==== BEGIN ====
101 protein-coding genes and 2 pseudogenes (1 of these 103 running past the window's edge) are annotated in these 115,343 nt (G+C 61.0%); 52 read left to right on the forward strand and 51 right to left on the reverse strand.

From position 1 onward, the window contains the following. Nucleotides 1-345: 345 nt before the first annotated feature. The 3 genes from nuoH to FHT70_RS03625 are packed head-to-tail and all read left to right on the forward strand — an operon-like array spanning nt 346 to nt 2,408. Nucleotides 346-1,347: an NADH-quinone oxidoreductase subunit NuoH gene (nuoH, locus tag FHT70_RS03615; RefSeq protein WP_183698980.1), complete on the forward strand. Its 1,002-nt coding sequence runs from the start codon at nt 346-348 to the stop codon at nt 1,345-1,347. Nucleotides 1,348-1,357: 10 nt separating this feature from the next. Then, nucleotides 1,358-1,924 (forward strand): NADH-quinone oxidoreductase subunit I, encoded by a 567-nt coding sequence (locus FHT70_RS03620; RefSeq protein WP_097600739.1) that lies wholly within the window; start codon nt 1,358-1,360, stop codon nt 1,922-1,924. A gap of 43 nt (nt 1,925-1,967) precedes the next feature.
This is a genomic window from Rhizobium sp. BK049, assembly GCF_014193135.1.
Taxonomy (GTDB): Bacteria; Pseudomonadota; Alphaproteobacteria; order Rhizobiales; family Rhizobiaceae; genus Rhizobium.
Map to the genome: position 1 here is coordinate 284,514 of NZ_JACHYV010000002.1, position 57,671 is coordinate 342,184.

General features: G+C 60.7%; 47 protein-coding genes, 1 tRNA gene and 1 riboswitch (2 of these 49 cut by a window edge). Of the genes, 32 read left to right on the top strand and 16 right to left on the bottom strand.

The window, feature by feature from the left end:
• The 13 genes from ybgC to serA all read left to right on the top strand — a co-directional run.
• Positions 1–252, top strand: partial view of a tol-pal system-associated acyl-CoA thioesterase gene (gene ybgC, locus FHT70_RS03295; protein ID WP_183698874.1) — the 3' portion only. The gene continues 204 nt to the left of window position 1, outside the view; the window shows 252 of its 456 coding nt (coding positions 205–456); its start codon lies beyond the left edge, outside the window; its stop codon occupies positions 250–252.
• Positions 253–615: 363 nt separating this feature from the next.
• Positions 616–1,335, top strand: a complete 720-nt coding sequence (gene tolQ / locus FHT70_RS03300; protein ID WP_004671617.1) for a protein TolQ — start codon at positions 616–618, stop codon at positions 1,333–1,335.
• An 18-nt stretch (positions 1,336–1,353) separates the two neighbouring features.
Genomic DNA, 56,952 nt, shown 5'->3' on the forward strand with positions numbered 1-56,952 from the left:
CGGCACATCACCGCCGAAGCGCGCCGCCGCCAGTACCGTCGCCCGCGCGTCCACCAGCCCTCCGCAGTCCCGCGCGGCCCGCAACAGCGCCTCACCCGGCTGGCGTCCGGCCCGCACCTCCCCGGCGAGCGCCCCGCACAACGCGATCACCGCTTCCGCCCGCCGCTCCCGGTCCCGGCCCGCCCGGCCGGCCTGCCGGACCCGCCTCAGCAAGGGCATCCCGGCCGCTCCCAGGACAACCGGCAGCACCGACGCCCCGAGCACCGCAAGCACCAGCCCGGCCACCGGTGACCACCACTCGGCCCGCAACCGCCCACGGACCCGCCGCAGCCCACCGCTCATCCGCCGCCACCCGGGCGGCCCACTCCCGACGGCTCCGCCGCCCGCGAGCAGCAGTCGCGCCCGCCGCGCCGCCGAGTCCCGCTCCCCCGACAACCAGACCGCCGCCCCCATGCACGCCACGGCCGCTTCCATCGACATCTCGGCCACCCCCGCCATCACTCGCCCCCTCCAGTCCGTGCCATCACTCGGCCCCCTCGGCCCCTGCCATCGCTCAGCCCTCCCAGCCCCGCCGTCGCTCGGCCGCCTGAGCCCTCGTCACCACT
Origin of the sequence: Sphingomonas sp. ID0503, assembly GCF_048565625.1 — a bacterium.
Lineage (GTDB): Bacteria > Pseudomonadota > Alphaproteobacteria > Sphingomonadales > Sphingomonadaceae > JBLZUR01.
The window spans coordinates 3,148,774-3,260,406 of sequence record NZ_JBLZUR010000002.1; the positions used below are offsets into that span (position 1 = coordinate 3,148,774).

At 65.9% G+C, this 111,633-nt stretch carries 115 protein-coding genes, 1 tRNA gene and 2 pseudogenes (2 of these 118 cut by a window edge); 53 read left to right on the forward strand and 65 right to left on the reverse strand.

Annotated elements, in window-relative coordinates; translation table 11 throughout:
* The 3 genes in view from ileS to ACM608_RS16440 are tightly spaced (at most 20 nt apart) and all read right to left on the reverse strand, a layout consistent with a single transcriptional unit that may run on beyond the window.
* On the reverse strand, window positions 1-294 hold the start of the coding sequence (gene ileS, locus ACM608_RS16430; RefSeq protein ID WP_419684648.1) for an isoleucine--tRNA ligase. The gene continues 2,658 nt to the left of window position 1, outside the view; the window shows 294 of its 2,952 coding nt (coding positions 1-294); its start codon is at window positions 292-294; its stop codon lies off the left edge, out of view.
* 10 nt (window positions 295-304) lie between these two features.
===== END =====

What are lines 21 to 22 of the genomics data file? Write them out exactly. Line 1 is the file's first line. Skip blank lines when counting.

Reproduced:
* On the reverse strand, window positions 1-294 hold the start of the coding sequence (gene ileS, locus ACM608_RS16430; RefSeq protein ID WP_419684648.1) for an isoleucine--tRNA ligase. The gene continues 2,658 nt to the left of window position 1, outside the view; the window shows 294 of its 2,952 coding nt (coding positions 1-294); its start codon is at window positions 292-294; its stop codon lies off the left edge, out of view.
* 10 nt (window positions 295-304) lie between these two features.